Who Benefits from BFR?

blood flow restriction rehabilitationBFR training can be performed in a regular fitness routine, but can also be safely performed under the supervision of trained professionals in outpatient physical therapy clinics. BFR can safely be used on patients in the acute phase of rehabilitation following most upper or lower extremity surgeries, including ACL reconstruction, meniscectomy, hip/knee replacement, rotator cuff repair or any tendon repair.  Research has shown BFR can minimize loss of muscle mass and decrease bony healing time during the early immobilization phases, allowing patients to improve both muscle size and strength without the stress of heavy lifting on healing soft tissue. Patients with osteoarthritis, rheumatoid arthritis, osteopenia or osteoporosis may also benefit from BFR. Additionally, BFR has been utilized after strokes or spinal cord injuries and with athletes who want to improve performance.

Is BFR Safe?

Research has shown that BFR is not only comfortable for the patient, but also safe and effective when exercises are performed appropriately and when equipment is monitored by a trained blood flow restriction professional. This service is now available to be performed by trained clinicians at select Athletico clinics. If you are interested in learning more about BFR, click the button below to request an appointment.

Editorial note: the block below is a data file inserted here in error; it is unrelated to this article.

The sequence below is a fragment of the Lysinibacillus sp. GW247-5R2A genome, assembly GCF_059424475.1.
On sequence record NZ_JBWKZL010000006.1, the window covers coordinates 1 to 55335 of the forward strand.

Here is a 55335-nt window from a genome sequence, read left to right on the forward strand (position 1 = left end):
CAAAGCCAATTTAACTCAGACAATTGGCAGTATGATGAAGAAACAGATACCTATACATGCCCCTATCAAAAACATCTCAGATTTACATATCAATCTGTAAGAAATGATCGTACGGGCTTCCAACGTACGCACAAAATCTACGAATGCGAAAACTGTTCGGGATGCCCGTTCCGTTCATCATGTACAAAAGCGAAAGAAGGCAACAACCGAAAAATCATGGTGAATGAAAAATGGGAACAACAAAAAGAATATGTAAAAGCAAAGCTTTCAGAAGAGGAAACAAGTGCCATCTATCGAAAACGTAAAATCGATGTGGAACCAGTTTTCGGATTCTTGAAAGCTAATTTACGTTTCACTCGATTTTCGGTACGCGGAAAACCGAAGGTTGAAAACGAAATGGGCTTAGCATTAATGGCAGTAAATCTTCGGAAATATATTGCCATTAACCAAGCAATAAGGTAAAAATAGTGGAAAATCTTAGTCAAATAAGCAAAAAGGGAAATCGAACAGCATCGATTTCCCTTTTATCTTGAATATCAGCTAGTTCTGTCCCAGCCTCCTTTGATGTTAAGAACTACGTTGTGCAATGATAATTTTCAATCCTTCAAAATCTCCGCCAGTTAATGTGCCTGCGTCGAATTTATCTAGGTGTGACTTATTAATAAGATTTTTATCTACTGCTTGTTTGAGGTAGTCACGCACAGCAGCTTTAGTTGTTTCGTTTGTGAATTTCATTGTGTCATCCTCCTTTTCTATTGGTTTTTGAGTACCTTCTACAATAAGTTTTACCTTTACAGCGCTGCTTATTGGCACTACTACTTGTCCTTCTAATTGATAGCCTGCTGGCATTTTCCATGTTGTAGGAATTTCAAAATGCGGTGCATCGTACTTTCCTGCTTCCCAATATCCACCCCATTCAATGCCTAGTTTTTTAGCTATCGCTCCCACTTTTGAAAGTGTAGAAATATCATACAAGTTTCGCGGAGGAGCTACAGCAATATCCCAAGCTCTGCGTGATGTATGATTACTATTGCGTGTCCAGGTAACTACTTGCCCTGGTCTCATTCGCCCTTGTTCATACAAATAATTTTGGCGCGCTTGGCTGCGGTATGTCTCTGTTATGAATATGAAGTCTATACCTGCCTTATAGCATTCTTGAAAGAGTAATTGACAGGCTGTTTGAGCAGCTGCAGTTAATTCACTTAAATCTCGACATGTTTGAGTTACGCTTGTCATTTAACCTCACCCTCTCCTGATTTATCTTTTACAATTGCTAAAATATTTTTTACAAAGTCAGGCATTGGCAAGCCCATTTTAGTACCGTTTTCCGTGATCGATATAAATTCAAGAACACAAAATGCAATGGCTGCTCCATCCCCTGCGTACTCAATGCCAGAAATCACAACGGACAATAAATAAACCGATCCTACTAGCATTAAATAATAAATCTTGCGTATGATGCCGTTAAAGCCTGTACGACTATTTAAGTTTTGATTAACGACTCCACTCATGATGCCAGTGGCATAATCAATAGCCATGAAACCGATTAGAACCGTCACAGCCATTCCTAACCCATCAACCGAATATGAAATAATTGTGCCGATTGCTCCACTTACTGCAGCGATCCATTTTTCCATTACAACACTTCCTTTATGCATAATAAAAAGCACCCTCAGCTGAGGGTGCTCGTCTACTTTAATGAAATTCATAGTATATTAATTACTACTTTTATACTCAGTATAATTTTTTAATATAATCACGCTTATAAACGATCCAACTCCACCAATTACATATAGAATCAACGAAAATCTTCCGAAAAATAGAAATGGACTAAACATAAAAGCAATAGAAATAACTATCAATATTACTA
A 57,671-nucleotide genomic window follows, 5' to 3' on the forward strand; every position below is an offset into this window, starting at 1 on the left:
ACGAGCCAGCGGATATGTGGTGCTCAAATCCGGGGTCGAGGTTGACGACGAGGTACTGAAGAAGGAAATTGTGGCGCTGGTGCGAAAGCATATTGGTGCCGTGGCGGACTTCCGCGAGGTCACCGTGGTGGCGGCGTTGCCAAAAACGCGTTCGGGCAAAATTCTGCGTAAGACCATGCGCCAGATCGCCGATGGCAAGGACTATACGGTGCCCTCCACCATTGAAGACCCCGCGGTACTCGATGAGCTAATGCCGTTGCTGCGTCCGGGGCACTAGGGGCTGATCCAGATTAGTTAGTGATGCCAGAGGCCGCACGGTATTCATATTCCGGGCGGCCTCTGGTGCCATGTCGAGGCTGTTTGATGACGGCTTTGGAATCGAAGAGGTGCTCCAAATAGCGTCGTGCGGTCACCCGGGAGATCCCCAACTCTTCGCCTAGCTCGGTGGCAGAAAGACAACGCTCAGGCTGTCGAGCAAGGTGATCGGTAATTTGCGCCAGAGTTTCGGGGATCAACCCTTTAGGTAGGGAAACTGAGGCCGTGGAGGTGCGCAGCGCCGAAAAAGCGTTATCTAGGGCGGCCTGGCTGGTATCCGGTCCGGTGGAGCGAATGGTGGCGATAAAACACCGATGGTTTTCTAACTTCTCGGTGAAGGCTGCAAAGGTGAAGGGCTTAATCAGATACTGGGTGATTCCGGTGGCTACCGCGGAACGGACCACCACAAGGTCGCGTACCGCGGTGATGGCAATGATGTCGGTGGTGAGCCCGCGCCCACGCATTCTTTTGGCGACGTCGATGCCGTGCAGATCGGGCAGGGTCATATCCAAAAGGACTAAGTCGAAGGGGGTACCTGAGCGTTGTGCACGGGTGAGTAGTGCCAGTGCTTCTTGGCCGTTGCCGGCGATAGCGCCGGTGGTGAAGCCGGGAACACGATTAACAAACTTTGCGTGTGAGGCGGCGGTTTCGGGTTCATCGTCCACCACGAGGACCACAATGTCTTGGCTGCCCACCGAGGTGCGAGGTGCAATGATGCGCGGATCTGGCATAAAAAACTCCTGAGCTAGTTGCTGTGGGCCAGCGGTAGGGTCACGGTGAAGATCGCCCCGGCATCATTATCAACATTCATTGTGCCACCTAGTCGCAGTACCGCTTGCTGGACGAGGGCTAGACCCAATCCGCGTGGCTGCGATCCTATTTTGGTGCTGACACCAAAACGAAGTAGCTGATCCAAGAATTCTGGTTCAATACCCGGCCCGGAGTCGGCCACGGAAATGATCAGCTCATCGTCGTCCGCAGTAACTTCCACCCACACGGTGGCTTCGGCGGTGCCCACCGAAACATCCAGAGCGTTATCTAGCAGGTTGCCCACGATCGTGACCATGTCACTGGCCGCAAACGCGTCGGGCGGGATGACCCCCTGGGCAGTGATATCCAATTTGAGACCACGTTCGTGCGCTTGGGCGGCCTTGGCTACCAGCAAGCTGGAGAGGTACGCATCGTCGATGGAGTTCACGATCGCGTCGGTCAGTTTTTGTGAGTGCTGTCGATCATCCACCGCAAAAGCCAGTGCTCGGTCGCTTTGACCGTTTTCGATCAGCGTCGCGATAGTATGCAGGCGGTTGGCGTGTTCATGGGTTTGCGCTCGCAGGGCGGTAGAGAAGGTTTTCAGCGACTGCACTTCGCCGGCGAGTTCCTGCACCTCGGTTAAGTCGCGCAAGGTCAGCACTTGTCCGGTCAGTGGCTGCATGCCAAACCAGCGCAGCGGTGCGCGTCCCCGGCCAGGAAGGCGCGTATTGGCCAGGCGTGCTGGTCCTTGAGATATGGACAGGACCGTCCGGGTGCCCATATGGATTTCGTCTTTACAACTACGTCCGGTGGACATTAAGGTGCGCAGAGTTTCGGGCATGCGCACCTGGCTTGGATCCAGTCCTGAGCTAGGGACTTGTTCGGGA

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The Athletico blog is an educational resource written by Athletico employees. Athletico bloggers are licensed professionals who abide by the code of ethics outlined by their respective professional associations. The content published in blog posts represents the opinion of the individual author based on their expertise and experience. The content provided in this blog is for informational purposes only, does not constitute medical advice and should not be relied on for making personal health decisions.

References
Dankel, S., Jessee, M., Abe, T., & Loenneke, J. (2016). The effects of blood flow restriction on
upper-body musculature located distal and proximal to applied pressure. Sports Medicine,
46(1), 23-33. doi:10.1007/s40279-015-0407-7
Loenneke, J. P., Thiebaud, R. S., & Abe, T. (2014). Does blood flow restriction result in skeletal
muscle damage? A critical review of available evidence. Scandinavian Journal of
Medicine & Science in Sports, 24(6), e415-422.
Nakajima et al. (2006). Use and safety of KAATSU training: Results of a national survey. International Journal of KAATSU Training Research, 2(1):5-13.
Segal, N.A., Williams, G.N., Davis, M., Wallace, R.B., & Mikesky, A. (2015). Efficacy of blood
flow restricted low-load resistance training in women with risk factors for symptomatic knee osteoarthritis. PM & R: Journal of Injury, Function & Rehabilitation, 7(4), 376-384.
doi: 10.1016/j.pmrj.2014.09.014
Slysz, J., Stultz, J., & Burr, J.F. (2015). The efficacy of blood flow restricted exercise: A systematic
review & meta-analysis. Journal of Science & Medicine in Sport / Sports Medicine
Australia. Doi:10.1016/j.jsams.2015.09.005
Takarada et al (2000). Effects of resistance exercise combined with moderate vascular occlusion on muscular function in humans. J. Appl. Physiology 88: 2097-2106, 2000